When the police stop someone for suspected DUI, they start looking for evidence immediately. From the questions they ask to the test they suggest, everything is designed to collect evidence of impairment. In fact, there are various ways police establish probable cause in a drunk driving incident.
Some background on the legal concept of probable cause may be useful, but you should discuss the details of your case with a Pennsylvania DUI attorney if you’re facing similar charges.
In a criminal case such as DUI, probable cause is any sign that may lead an officer to reasonably believe that a crime has been or is being committed.
In suspected drunk driving cases, there must be some behavior that indicates impairment. This includes erratic driving, violating traffic laws, or a collision. However, probable cause isn’t always obvious. Under the 14th Amendment to the U.S. Constitution, there is a protection against unreasonable search and seizure, so an officer must have more than just a hunch.
In general, probable cause requires facts that demonstrate a high probability that the driver is impaired or consumed alcohol in excess of the legal limit. Visual findings, like a driver’s mannerisms, speech, or behavior, can be enough to meet probable cause standards. A police officer may also establish probable cause by other circumstances, including the smell of alcohol or open containers in the car.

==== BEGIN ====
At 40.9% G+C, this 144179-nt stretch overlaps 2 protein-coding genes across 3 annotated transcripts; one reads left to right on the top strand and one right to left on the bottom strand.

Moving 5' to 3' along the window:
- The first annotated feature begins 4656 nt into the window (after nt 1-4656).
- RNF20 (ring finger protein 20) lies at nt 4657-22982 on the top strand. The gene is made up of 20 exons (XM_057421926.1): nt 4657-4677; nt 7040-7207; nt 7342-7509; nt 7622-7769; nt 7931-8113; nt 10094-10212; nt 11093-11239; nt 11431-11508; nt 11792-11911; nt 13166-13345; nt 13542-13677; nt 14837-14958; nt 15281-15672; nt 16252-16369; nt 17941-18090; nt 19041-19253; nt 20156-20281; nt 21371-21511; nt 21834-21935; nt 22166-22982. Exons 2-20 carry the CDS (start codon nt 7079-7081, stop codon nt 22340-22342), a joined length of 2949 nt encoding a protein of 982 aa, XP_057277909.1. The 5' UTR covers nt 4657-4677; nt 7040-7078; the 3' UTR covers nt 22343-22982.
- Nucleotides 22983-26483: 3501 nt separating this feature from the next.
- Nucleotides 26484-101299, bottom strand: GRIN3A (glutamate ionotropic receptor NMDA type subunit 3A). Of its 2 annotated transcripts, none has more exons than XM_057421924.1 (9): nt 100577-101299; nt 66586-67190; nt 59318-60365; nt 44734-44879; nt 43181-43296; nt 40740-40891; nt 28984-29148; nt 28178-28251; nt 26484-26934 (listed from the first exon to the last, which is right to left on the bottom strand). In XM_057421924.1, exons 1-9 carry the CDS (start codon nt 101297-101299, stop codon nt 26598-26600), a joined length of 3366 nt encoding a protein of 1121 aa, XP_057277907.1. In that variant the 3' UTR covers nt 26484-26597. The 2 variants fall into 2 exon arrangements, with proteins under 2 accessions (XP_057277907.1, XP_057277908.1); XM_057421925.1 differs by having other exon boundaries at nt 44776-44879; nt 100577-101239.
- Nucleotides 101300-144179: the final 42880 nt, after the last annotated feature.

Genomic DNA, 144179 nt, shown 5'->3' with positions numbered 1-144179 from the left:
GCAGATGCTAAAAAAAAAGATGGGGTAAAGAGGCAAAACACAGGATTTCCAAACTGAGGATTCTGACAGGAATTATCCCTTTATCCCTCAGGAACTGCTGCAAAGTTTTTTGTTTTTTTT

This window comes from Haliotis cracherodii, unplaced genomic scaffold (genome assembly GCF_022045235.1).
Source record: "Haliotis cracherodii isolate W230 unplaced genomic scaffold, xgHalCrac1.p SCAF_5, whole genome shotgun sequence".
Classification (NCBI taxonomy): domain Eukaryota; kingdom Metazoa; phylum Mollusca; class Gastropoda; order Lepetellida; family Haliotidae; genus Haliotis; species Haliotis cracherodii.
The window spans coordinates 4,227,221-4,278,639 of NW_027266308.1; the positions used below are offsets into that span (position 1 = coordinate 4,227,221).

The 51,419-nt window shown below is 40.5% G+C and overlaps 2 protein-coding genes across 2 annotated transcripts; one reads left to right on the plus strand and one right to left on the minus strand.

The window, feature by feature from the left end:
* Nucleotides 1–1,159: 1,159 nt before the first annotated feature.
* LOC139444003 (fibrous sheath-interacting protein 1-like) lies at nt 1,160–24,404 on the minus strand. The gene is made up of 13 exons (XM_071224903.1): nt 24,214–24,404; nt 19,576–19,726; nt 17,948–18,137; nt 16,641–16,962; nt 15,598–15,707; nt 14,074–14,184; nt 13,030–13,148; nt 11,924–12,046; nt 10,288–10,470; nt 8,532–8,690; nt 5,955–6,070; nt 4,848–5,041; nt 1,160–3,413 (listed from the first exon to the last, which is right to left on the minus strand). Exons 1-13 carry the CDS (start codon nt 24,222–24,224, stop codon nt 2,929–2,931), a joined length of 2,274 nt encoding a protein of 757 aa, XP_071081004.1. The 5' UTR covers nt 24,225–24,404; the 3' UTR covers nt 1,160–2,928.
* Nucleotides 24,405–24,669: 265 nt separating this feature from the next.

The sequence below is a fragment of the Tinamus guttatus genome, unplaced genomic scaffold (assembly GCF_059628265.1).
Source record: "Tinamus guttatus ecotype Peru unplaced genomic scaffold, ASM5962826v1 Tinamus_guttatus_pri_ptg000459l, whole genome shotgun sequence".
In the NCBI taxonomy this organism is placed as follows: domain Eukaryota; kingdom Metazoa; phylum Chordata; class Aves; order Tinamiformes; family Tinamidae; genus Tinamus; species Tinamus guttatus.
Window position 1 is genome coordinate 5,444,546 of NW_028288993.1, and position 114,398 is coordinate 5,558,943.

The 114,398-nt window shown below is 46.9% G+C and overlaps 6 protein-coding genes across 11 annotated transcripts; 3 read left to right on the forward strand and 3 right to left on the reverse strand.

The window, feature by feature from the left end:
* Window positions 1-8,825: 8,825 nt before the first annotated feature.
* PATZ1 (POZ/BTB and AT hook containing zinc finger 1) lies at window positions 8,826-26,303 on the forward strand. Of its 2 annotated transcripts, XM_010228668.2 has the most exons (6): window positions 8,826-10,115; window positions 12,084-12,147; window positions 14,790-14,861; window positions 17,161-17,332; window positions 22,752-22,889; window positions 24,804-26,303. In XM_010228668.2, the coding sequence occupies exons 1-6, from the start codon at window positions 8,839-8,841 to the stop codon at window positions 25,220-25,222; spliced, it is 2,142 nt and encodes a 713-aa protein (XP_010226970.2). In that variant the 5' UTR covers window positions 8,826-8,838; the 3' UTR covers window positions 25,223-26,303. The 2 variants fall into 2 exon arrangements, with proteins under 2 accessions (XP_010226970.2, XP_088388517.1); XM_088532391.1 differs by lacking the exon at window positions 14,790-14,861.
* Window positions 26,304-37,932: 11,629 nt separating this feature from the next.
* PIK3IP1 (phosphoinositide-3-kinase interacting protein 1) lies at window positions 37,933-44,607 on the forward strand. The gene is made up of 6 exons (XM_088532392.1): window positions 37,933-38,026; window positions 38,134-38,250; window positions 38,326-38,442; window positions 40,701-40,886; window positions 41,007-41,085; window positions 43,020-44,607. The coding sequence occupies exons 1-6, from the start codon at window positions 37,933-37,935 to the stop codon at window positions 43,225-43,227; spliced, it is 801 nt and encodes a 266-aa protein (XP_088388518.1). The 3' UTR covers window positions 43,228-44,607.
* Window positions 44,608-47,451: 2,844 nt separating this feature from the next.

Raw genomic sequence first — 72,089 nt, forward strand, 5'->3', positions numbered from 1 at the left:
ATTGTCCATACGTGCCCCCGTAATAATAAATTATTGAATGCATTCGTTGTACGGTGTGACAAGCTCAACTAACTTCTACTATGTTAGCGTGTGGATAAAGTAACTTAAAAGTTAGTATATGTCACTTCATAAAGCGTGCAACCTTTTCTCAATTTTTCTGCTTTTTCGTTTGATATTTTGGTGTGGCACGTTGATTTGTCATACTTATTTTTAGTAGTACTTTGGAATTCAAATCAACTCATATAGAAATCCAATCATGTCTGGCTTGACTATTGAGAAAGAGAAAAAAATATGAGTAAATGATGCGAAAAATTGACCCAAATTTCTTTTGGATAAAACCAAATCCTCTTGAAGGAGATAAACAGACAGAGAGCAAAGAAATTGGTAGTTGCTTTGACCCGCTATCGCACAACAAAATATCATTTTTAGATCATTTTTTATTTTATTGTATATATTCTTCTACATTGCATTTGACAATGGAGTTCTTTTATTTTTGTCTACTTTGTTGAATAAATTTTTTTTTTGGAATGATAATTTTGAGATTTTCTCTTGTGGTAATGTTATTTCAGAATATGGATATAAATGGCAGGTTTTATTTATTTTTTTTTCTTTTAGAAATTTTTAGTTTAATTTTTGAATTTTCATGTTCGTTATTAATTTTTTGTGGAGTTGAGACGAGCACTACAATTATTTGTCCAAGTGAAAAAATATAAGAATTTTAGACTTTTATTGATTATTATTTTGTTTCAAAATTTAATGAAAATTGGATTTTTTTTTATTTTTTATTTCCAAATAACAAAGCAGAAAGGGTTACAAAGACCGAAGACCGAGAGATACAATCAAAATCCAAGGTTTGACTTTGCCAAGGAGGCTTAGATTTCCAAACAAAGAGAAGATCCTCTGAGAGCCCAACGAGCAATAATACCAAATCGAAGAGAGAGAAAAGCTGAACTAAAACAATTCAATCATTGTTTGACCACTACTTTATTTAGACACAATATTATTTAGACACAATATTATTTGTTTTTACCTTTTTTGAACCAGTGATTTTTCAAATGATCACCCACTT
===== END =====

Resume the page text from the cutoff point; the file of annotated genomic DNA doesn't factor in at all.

In Pennsylvania, authorities may also use field sobriety tests to establish probable cause. The Walk-and-Turn and One-Leg-Stand tests are common. The Horizontal Gaze Nystagmus test assesses your impairment by determining how well you can focus on a moving object, such as a pen.
After establishing probable cause, an officer can proceed to tests that provide more concrete evidence of drunk driving. This includes using a breathalyzer or blood test.
If the police fail to identify facts that lead to probable cause to arrest you for DUI, any evidence gathered from that point on may not be admissible in court. This may lead to a dismissal in some cases.
Even if you weren’t driving erratically or involved in a collision, there can still be questions about officers’ probable cause to charge you with DUI. You may be able to present defenses to fight the charges, but you need a qualified criminal defense lawyer.
At the the Skinner Law Firm in West Chester, Pennsylvania, we have the experience and legal background necessary to help you obtain the best possible result. Call (610) 436-1410 today to set up a free and confidential consultation.
By Michael Skinner |
15 Nov, 2020